The Cannibalization of College Radio
American university students are quickly losing an important means of sharing their passions and ideas with the public: college radio. Noncommercial student-run stations are being forced to the Web or elsewhere as college administrators sell their broadcast licenses to make some quick, much-needed cash.
In Nashville, Tenn., Mark A. Wollaeger, chairman of the board of Vanderbilt Student Communications Inc., recently approved the sale of his university’s FM license to an NPR affiliate for $3.35 million. He’s confident that listeners will follow student DJs onto the Internet or tune in through other formats, such as HD radio. But students who cite the simple, universal accessibility of traditional radio technology as a primary reason for the station’s large audience aren’t so sure. –ARK
WAIT, BEFORE YOU GO…
The Chronicle of Higher Education:
To be sure, hundreds of student-run stations of varying levels of quality and professionalism continue to broadcast within the Federal Communications Commission’s historically designated noncommercial portion of the spectrum, 88.1 to 91.9 MHz. But in a trend that industry observers say began in the 1990s, many others have been driven onto the Web or into oblivion when college administrators have decided to sell their licenses for much-needed cash.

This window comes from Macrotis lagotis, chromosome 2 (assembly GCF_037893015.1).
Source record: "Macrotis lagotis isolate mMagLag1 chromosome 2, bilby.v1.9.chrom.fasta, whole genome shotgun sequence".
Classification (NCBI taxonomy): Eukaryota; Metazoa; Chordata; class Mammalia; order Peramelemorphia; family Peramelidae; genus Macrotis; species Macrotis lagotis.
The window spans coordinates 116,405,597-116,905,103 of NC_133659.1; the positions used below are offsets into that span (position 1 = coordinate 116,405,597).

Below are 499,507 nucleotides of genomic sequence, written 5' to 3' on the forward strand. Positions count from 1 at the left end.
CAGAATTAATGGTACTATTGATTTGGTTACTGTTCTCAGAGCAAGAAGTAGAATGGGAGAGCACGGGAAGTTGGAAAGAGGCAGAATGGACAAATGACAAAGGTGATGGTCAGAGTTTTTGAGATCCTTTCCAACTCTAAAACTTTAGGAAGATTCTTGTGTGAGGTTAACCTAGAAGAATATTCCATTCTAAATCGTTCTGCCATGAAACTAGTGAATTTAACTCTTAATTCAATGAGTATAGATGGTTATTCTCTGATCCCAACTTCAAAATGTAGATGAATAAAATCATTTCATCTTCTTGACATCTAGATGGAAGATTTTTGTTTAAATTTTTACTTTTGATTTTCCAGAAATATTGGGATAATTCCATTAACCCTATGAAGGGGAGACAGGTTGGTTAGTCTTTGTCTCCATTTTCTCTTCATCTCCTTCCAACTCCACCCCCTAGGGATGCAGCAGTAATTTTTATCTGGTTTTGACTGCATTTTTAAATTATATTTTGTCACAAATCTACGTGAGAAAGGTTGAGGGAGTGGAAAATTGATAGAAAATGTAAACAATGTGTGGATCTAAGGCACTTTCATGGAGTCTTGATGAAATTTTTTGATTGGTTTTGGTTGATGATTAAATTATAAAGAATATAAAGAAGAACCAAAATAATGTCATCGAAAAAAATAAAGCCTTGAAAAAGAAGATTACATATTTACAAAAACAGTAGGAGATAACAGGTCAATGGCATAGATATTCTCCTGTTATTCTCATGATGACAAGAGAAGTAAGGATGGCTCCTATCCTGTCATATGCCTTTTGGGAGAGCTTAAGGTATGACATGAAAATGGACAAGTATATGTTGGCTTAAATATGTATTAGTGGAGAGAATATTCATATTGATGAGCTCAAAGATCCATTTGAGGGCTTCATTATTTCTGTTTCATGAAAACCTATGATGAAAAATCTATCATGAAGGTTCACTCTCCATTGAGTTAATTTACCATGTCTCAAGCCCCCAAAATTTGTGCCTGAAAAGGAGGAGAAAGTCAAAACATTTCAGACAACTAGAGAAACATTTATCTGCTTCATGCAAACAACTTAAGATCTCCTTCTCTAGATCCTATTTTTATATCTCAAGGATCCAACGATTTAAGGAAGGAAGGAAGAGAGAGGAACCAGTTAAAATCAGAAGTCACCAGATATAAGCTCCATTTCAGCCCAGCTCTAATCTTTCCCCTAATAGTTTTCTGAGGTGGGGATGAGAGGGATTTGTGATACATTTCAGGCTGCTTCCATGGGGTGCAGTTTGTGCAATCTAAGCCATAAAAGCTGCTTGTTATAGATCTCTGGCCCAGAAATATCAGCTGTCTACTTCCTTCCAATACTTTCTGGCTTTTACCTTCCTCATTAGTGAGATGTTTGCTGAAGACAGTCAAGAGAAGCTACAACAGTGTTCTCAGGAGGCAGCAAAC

Three multimillion-dollar sales this year have drawn particular notice: the University of San Francisco’s KUSF-FM 90.3, Rice University’s KTRU-FM 91.7, and Vanderbilt University’s WRVU-FM 91.1—the last one announced just two weeks ago. In all three cases, the universities sold the broadcast licenses of their traditional free-form, student-programmed college stations to buyers who switched them to classical-music formats. And in all three cases, the DJ’s and supporters of the stations—which continue to stream their old formats on the Web—have complained loudly about the silencing of their terrestrial signals.
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